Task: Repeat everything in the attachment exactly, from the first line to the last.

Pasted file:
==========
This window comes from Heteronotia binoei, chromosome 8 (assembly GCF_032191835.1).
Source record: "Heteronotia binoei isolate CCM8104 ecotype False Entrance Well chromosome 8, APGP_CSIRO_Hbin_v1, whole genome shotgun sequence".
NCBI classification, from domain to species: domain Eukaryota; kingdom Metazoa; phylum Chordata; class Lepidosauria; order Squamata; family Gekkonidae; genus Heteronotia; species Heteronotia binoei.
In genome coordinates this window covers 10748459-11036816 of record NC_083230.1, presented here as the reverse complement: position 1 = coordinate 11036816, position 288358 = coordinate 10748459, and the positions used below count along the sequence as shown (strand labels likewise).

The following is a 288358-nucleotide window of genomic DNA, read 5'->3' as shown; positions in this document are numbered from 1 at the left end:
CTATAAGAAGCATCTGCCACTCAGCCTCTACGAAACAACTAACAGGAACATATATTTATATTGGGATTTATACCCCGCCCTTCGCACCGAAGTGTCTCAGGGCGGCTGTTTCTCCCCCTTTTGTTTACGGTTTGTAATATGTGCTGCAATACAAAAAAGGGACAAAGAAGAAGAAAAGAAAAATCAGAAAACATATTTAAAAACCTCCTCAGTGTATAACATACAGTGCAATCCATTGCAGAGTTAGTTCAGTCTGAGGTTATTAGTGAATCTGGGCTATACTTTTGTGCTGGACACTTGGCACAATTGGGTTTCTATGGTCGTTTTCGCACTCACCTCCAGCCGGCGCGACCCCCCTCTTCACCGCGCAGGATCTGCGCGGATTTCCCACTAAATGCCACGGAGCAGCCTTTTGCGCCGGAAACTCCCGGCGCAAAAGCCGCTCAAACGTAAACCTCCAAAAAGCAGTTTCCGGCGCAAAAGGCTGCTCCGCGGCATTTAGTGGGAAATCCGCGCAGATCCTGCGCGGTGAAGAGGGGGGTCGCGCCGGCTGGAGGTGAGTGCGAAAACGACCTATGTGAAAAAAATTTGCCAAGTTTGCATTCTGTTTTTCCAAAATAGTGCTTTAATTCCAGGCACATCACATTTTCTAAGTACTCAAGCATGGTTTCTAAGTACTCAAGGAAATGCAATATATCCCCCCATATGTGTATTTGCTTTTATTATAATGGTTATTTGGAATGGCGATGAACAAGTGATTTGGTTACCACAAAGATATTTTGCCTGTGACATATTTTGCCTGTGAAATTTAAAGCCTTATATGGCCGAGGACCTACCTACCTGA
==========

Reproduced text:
This window comes from Heteronotia binoei, chromosome 8 (assembly GCF_032191835.1).
Source record: "Heteronotia binoei isolate CCM8104 ecotype False Entrance Well chromosome 8, APGP_CSIRO_Hbin_v1, whole genome shotgun sequence".
NCBI classification, from domain to species: domain Eukaryota; kingdom Metazoa; phylum Chordata; class Lepidosauria; order Squamata; family Gekkonidae; genus Heteronotia; species Heteronotia binoei.
In genome coordinates this window covers 10748459-11036816 of record NC_083230.1, presented here as the reverse complement: position 1 = coordinate 11036816, position 288358 = coordinate 10748459, and the positions used below count along the sequence as shown (strand labels likewise).

The following is a 288358-nucleotide window of genomic DNA, read 5'->3' as shown; positions in this document are numbered from 1 at the left end:
CTATAAGAAGCATCTGCCACTCAGCCTCTACGAAACAACTAACAGGAACATATATTTATATTGGGATTTATACCCCGCCCTTCGCACCGAAGTGTCTCAGGGCGGCTGTTTCTCCCCCTTTTGTTTACGGTTTGTAATATGTGCTGCAATACAAAAAAGGGACAAAGAAGAAGAAAAGAAAAATCAGAAAACATATTTAAAAACCTCCTCAGTGTATAACATACAGTGCAATCCATTGCAGAGTTAGTTCAGTCTGAGGTTATTAGTGAATCTGGGCTATACTTTTGTGCTGGACACTTGGCACAATTGGGTTTCTATGGTCGTTTTCGCACTCACCTCCAGCCGGCGCGACCCCCCTCTTCACCGCGCAGGATCTGCGCGGATTTCCCACTAAATGCCACGGAGCAGCCTTTTGCGCCGGAAACTCCCGGCGCAAAAGCCGCTCAAACGTAAACCTCCAAAAAGCAGTTTCCGGCGCAAAAGGCTGCTCCGCGGCATTTAGTGGGAAATCCGCGCAGATCCTGCGCGGTGAAGAGGGGGGTCGCGCCGGCTGGAGGTGAGTGCGAAAACGACCTATGTGAAAAAAATTTGCCAAGTTTGCATTCTGTTTTTCCAAAATAGTGCTTTAATTCCAGGCACATCACATTTTCTAAGTACTCAAGCATGGTTTCTAAGTACTCAAGGAAATGCAATATATCCCCCCATATGTGTATTTGCTTTTATTATAATGGTTATTTGGAATGGCGATGAACAAGTGATTTGGTTACCACAAAGATATTTTGCCTGTGACATATTTTGCCTGTGAAATTTAAAGCCTTATATGGCCGAGGACCTACCTACCTGA